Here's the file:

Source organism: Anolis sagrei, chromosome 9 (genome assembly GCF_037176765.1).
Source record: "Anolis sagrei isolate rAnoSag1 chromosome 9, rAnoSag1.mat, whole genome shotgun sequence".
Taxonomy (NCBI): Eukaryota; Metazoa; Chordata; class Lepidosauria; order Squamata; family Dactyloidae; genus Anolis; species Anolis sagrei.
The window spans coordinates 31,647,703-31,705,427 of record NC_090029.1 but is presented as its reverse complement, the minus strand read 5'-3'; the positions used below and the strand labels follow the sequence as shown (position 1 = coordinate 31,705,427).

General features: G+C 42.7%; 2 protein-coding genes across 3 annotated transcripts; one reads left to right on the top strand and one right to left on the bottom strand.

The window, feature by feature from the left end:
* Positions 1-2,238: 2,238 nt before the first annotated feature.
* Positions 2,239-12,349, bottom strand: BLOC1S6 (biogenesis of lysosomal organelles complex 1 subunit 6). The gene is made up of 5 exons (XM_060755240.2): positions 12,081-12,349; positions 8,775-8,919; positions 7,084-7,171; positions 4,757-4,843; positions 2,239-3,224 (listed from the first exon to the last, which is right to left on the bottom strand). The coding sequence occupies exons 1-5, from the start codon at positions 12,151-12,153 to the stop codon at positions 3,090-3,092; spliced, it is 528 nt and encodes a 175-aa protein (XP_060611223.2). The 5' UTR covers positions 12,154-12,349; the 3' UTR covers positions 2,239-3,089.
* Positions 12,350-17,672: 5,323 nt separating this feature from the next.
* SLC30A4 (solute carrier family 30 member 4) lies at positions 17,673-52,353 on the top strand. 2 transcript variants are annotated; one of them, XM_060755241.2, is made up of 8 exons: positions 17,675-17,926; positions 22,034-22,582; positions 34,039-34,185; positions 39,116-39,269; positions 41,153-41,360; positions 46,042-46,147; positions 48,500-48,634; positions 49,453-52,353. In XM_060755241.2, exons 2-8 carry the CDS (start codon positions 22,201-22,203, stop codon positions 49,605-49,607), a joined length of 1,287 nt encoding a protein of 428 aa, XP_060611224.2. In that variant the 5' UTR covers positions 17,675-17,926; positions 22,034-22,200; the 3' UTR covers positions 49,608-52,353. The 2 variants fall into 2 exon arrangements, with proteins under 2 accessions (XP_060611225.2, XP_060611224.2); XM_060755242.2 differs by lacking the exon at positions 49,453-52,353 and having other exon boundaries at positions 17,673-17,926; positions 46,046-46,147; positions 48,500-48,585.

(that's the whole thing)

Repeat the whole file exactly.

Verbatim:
Source organism: Anolis sagrei, chromosome 9 (genome assembly GCF_037176765.1).
Source record: "Anolis sagrei isolate rAnoSag1 chromosome 9, rAnoSag1.mat, whole genome shotgun sequence".
Taxonomy (NCBI): Eukaryota; Metazoa; Chordata; class Lepidosauria; order Squamata; family Dactyloidae; genus Anolis; species Anolis sagrei.
The window spans coordinates 31,647,703-31,705,427 of record NC_090029.1 but is presented as its reverse complement, the minus strand read 5'-3'; the positions used below and the strand labels follow the sequence as shown (position 1 = coordinate 31,705,427).

General features: G+C 42.7%; 2 protein-coding genes across 3 annotated transcripts; one reads left to right on the top strand and one right to left on the bottom strand.

The window, feature by feature from the left end:
* Positions 1-2,238: 2,238 nt before the first annotated feature.
* Positions 2,239-12,349, bottom strand: BLOC1S6 (biogenesis of lysosomal organelles complex 1 subunit 6). The gene is made up of 5 exons (XM_060755240.2): positions 12,081-12,349; positions 8,775-8,919; positions 7,084-7,171; positions 4,757-4,843; positions 2,239-3,224 (listed from the first exon to the last, which is right to left on the bottom strand). The coding sequence occupies exons 1-5, from the start codon at positions 12,151-12,153 to the stop codon at positions 3,090-3,092; spliced, it is 528 nt and encodes a 175-aa protein (XP_060611223.2). The 5' UTR covers positions 12,154-12,349; the 3' UTR covers positions 2,239-3,089.
* Positions 12,350-17,672: 5,323 nt separating this feature from the next.
* SLC30A4 (solute carrier family 30 member 4) lies at positions 17,673-52,353 on the top strand. 2 transcript variants are annotated; one of them, XM_060755241.2, is made up of 8 exons: positions 17,675-17,926; positions 22,034-22,582; positions 34,039-34,185; positions 39,116-39,269; positions 41,153-41,360; positions 46,042-46,147; positions 48,500-48,634; positions 49,453-52,353. In XM_060755241.2, exons 2-8 carry the CDS (start codon positions 22,201-22,203, stop codon positions 49,605-49,607), a joined length of 1,287 nt encoding a protein of 428 aa, XP_060611224.2. In that variant the 5' UTR covers positions 17,675-17,926; positions 22,034-22,200; the 3' UTR covers positions 49,608-52,353. The 2 variants fall into 2 exon arrangements, with proteins under 2 accessions (XP_060611225.2, XP_060611224.2); XM_060755242.2 differs by lacking the exon at positions 49,453-52,353 and having other exon boundaries at positions 17,673-17,926; positions 46,046-46,147; positions 48,500-48,585.